Financeability and financial resilience

Ofwat considers financeability assessment to be a key measure of setting the PR24 price control. It plans to explore its approach to determining notional company financeability, and suggests two potential changes relative to PR19 that would, in its view, improve notional financeability assessment:

  • a further reduction in the notional gearing assumption relative to PR19;
  • an increase in the assumed share of the index-linked debt relative to PR19.

In addition, Ofwat emphasises the importance of actual (rather than notional) company financeability and long-term financial resilience. For the latter, Ofwat is considering increasing protection for customers via the following changes, although the proposals are yet to be developed in these areas:

  • changing the approach to notional financeability;
  • changing the overall approach to the price determination;
  • considering mechanisms to protect consumers from the financing decisions of companies.15

In addition, Ofwat is considering full indexation of prices and RCV to CPIH in PR24, in line with the energy and telecoms sectors.

Risk analysis

Ofwat states that in PR19 companies adopted different measures in undertaking conduct risk analysis, which made it difficult to compare the resulting risk ranges or directly incorporate this evidence into a sector-wide assessment.

For PR24, Ofwat is therefore suggesting adopting common approaches to the presentation of return on regulated equity risk ranges that take account of historical performance data across the sector. For this, Ofwat is also considering using risk measurement tools such as Monte Carlo analysis.

While estimating common risk ranges across companies may not be an easy task, given each company’s unique challenges, Ofwat states that ‘planning to focus on fewer performance commitments that would be common to companies, could have the benefit of making the common distribution of risk easier to model across companies’.16

Next steps?

Ofwat’s vision for PR24 sets out and seeks to address a number of future challenges—with regard to the long run, the environment, outcomes and affordability. Proactively setting out these challenges, proposing regulatory solutions and seeking consultation is the right thing to do, and can only strengthen legitimacy. However, given that these proposals have been published just two months after the CMA redetermination for four appealing companies of PR19, will they form the basis of a collaborative vision in the water industry, or generate new areas of potential disagreement for the next price control?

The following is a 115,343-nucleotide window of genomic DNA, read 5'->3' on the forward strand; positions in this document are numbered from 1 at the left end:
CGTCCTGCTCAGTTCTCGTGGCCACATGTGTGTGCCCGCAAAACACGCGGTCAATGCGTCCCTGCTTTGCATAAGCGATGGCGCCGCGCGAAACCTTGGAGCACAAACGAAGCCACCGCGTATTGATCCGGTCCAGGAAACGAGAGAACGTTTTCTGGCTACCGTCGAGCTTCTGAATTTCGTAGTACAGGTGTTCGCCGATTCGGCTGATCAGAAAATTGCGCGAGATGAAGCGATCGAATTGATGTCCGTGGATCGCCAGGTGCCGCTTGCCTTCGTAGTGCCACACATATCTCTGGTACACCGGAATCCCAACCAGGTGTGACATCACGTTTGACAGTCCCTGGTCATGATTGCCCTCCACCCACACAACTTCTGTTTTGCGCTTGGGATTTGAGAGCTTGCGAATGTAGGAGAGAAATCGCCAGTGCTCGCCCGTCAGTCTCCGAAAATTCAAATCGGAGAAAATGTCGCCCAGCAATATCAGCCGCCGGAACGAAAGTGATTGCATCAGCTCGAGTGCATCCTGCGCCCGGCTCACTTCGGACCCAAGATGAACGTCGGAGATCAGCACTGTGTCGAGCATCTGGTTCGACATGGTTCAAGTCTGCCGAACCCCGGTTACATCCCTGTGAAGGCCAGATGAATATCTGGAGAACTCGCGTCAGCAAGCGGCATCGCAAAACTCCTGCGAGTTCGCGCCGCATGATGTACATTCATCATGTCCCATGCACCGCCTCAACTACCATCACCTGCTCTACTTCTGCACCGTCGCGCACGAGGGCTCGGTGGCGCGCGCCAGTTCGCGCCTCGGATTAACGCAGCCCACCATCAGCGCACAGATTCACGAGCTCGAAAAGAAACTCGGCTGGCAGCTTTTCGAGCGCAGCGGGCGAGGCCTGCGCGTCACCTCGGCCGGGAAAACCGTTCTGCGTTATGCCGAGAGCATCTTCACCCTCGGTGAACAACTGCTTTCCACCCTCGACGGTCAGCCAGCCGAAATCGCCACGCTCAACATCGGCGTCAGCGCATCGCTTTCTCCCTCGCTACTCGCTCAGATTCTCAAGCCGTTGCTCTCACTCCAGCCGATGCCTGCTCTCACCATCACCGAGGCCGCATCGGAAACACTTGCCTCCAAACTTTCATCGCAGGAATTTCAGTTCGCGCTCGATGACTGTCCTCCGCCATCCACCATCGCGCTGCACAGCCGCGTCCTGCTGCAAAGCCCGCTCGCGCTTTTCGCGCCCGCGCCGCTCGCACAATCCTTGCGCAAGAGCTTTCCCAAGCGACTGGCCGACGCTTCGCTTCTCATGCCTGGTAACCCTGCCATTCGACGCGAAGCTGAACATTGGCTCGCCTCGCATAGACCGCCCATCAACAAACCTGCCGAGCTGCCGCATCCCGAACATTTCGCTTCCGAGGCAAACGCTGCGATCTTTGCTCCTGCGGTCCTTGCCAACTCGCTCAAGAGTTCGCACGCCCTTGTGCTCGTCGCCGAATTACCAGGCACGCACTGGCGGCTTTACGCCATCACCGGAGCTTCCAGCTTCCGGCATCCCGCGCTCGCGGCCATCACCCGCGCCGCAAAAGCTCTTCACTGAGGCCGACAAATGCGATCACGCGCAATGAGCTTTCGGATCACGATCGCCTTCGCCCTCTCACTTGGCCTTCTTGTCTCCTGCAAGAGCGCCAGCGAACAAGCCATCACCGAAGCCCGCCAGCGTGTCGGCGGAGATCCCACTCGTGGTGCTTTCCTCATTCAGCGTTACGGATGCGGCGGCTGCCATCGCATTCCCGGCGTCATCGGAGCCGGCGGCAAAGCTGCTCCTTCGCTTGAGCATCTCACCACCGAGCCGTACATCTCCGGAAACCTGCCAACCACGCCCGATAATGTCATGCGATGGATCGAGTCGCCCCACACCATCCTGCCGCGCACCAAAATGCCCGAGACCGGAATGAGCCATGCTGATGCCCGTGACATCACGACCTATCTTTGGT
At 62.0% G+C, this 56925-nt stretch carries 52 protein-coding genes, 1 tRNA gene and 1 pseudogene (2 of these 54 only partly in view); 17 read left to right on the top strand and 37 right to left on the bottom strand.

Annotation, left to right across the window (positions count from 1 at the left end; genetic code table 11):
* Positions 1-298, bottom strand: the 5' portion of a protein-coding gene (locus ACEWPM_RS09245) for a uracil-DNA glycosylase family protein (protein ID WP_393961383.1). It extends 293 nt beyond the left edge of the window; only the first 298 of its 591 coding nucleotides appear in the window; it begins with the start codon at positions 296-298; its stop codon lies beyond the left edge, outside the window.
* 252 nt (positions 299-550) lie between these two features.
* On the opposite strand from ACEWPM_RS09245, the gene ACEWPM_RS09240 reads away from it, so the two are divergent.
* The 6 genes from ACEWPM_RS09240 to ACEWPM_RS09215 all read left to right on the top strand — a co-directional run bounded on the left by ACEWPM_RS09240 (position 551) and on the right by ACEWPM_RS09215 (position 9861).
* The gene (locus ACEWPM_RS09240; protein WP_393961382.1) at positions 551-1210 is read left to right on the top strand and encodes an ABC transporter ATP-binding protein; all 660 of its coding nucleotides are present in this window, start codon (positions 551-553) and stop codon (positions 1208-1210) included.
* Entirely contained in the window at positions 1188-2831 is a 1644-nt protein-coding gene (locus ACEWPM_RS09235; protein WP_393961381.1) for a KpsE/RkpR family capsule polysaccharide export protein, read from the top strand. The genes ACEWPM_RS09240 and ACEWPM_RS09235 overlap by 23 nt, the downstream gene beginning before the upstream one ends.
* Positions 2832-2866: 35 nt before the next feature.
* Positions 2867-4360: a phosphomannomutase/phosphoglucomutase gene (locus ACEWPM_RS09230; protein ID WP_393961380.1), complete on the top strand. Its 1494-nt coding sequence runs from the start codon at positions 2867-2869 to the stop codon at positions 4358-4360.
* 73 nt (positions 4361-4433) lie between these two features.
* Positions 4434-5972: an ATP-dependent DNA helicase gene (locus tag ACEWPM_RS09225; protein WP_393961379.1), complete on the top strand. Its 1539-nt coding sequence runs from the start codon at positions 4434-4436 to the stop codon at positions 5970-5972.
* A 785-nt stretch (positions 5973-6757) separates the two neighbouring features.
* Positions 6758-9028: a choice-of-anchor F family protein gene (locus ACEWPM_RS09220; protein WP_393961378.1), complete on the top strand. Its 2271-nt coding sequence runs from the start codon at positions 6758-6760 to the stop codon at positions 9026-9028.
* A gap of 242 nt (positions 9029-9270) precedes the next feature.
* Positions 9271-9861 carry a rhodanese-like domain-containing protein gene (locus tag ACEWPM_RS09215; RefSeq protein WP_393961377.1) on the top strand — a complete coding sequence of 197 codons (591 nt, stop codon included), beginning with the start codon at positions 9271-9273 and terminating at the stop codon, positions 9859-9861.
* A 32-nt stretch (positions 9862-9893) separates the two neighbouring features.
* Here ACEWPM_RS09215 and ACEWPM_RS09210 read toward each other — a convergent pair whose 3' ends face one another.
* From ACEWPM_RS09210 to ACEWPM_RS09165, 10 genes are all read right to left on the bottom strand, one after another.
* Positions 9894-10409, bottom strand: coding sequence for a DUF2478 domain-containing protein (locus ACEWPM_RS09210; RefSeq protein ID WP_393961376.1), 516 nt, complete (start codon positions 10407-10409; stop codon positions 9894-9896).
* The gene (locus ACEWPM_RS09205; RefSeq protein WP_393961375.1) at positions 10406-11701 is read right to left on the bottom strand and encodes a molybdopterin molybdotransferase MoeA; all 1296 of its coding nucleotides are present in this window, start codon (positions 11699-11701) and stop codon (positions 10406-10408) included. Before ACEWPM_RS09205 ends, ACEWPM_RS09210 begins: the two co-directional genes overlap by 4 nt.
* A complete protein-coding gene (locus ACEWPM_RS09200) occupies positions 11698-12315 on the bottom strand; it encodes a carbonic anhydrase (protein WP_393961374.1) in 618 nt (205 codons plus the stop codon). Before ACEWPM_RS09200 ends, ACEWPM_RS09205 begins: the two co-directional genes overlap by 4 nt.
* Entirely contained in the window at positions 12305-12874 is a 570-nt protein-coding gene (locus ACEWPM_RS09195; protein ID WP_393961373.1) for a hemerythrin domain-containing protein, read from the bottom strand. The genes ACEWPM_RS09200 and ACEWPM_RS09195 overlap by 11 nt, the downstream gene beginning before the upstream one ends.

1 Ofwat (2021), ‘PR24 and beyond: Creating tomorrow, together’, May—hereafter ‘Ofwat PR24 report’.

2 Ofwat PR24 report, ‘4. Increasing focus on the long term’.

3 Ofwat PR24 report, ‘5. Getting more for customers, communities and the environment’.

4 Frontier Economics/Water UK (2017), ‘Productivity improvement in the water and sewerage industry in England since privatisation’, 29 September.

5 Ibid., p. 22.

6 UK government and Competition and Markets Authority (2021), ‘Energy Licence Modification Appeals 2021’, 5 March.

7 For example, setting no ongoing efficiency target or setting only a proportion of the expected productivity achievable, Ofwat’s multiplier incentive, cost allowances of greater than 100% of submitted costs for efficient companies, and additional financial rewards for enhanced status.

8 Ofwat PR24 report, ‘6. Reflecting customers’ preferences’.

9 While Ofwat states that it has set out these common areas in an accompanying appendix, this list is missing and the appendix refers back to the main document. Compare ‘6.2.1 Potential scope of a collaborative approach to research’ of the main document with ‘3.3 Potential scope of a collaborative research’ in the appendix: Ofwat PR24 report, ‘Appendix – Reflecting customers’ Preferences’.

10 See ‘5. How to best capture the views of customers, communities and stakeholders’ in the Appendix.

11 Ofwat (2020), ‘PR24 and beyond: Reflecting customer preferences in future price reviews – a discussion paper’, December.

12 Ofwat PR24 report, ‘9. Outcomes’.

13 Ofwat PR24 report, ‘11. Risk and Return’.

14 Ofwat PR24 report, p. 116.

15 Ofwat PR24 report, p. 120.

16 Ofwat PR24 report, p. 115.